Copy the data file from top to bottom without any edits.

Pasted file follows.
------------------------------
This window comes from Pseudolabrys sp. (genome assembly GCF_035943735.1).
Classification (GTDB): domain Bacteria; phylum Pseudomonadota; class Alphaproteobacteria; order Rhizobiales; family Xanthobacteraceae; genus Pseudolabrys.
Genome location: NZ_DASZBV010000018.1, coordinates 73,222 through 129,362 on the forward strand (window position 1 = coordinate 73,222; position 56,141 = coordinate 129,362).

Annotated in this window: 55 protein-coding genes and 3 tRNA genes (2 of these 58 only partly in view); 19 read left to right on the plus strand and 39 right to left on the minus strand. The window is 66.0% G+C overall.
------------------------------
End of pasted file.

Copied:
This window comes from Pseudolabrys sp. (genome assembly GCF_035943735.1).
Classification (GTDB): domain Bacteria; phylum Pseudomonadota; class Alphaproteobacteria; order Rhizobiales; family Xanthobacteraceae; genus Pseudolabrys.
Genome location: NZ_DASZBV010000018.1, coordinates 73,222 through 129,362 on the forward strand (window position 1 = coordinate 73,222; position 56,141 = coordinate 129,362).

Annotated in this window: 55 protein-coding genes and 3 tRNA genes (2 of these 58 only partly in view); 19 read left to right on the plus strand and 39 right to left on the minus strand. The window is 66.0% G+C overall.